Posts Tagged ‘apologetics’



I recently re-visited a fascinating account in Scripture of the apostle Paul that presents a great example of apologetics! Paul is put on the spot to defend his actions in front of the powerful authoritative figures of Festus and king Agrippa. Here’s what happens…

Acts 26:24 “As [Paul] was saying these things in his defense, Festus said with a loud voice, ‘Paul, you are out of your mind; your great learning is driving you out of your mind.'”

What an interesting thing to be accused of! It seems today that it’s precisely the opposite brush with which we, as Christians, are often painted. We are seen as un-educated and un-sophisticated and un-reasonable. While there is certainly a simplicity in the basic Christian message, there is also a depth and mystery to it that has engaged some of the greatest minds of history, including Blaise Pascal, Rene Descartes, Isaac Newton, C.S. Lewis, Johannes Kepler, John Polkinghorne, and Thomas Aquinas among many others. Aquinas, probably the most powerful intellect of his day, even claimed that his voluminous writings about God were “As straw” when compared to a single mystical vision he experienced later in life. Quite the humble admission from a towering intellect!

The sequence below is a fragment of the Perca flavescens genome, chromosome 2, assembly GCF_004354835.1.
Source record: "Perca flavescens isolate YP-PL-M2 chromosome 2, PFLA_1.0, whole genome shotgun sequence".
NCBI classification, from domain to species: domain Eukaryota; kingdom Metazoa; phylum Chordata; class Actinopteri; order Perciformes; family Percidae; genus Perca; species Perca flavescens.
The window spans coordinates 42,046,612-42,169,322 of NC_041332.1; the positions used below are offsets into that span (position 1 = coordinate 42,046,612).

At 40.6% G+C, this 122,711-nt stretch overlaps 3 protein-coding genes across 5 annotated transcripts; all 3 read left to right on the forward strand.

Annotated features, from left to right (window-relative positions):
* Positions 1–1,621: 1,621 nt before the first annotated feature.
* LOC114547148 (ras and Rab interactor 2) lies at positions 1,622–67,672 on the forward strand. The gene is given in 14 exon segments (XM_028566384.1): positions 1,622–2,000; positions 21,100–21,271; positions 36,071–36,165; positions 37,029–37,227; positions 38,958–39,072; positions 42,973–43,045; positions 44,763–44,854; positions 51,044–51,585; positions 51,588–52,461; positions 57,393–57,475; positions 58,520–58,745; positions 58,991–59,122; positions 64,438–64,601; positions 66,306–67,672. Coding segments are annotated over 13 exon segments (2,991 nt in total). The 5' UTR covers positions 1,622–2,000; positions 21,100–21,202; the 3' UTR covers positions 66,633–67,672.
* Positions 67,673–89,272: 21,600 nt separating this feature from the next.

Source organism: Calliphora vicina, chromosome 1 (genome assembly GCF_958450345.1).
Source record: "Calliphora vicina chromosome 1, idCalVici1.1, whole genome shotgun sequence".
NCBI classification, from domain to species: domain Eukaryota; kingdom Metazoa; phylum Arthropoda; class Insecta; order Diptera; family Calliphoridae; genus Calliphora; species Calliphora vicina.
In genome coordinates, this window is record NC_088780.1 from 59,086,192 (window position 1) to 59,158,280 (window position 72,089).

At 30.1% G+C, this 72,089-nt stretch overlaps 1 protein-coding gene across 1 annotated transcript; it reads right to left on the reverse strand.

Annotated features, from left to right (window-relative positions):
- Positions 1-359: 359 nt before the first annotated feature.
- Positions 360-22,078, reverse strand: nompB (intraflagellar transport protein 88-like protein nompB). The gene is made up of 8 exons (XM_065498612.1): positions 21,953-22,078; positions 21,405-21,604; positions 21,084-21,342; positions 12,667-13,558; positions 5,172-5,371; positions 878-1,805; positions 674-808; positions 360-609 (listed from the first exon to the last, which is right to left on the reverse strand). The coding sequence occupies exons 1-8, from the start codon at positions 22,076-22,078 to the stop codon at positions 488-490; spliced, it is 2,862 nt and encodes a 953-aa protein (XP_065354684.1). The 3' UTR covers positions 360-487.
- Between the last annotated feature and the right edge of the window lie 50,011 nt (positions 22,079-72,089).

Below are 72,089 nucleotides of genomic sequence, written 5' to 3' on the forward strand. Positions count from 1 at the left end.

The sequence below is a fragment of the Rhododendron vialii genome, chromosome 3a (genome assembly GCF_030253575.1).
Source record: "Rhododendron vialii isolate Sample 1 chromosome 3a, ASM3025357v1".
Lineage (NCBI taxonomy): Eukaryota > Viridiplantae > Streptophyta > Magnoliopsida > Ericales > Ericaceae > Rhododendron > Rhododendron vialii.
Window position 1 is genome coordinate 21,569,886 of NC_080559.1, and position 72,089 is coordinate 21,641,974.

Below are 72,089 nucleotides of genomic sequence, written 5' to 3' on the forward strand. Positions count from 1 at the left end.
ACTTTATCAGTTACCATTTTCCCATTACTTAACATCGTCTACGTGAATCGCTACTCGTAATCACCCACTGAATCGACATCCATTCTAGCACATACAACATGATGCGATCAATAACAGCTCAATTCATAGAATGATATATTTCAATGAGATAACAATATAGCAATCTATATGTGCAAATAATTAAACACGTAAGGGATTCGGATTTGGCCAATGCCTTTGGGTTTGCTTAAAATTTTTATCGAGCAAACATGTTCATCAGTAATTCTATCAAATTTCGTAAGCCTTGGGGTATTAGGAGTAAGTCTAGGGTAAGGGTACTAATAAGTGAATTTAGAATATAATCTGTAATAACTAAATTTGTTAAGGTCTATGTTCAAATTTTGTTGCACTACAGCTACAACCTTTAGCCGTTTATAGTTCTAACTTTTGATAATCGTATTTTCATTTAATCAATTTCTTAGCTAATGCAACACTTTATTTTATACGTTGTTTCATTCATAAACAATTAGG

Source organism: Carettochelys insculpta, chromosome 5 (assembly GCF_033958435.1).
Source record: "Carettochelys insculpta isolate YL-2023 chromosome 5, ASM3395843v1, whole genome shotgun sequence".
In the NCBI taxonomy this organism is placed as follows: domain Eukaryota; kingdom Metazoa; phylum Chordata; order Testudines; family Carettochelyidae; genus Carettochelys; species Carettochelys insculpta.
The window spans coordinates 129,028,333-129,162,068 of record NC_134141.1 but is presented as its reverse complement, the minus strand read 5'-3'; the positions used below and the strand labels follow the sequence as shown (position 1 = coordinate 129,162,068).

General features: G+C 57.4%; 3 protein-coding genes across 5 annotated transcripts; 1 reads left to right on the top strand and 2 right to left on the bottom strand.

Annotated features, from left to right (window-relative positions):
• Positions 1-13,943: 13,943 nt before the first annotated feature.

The beauty of Christianity is that a child can understand the basic message of the gospel (we are sinners in need of saving, and Jesus saves us), but the details of that message continue to spark debate among the great intellects of our day. Oh, that we might once again be accused of too much learning!

Acts 26:25 “But Paul said, ‘I am not out of my mind, most excellent Festus, but am speaking true and rational words.'” 

Today, we are often considered irrational at best, and deluded at worst. The fact that the Bible contains miracles is often enough to illicit scoffing from the more “enlightened” in our culture. Consider this statement from atheist Sam Harris: “It is time that we admitted that faith is nothing more than the license religious people give one another to keep believing when reasons fail.”

So, is Christianity unreasonable?

Paul made clear that the words he spoke were both true and rational. He was not making up stories, but recounting historical events. Indeed, it would serve him little to speak crazy-talk in front of authorities who could inflict serious harm on him. What purpose would that serve? Listen to what he goes on to say…

Acts 26:26-27 “‘For the king knows about these things, and to him I speak boldly. For I am persuaded that none of these things has escaped his notice, for this has not been done in a corner. King Agrippa, do you believe the prophets? I know that you believe.'”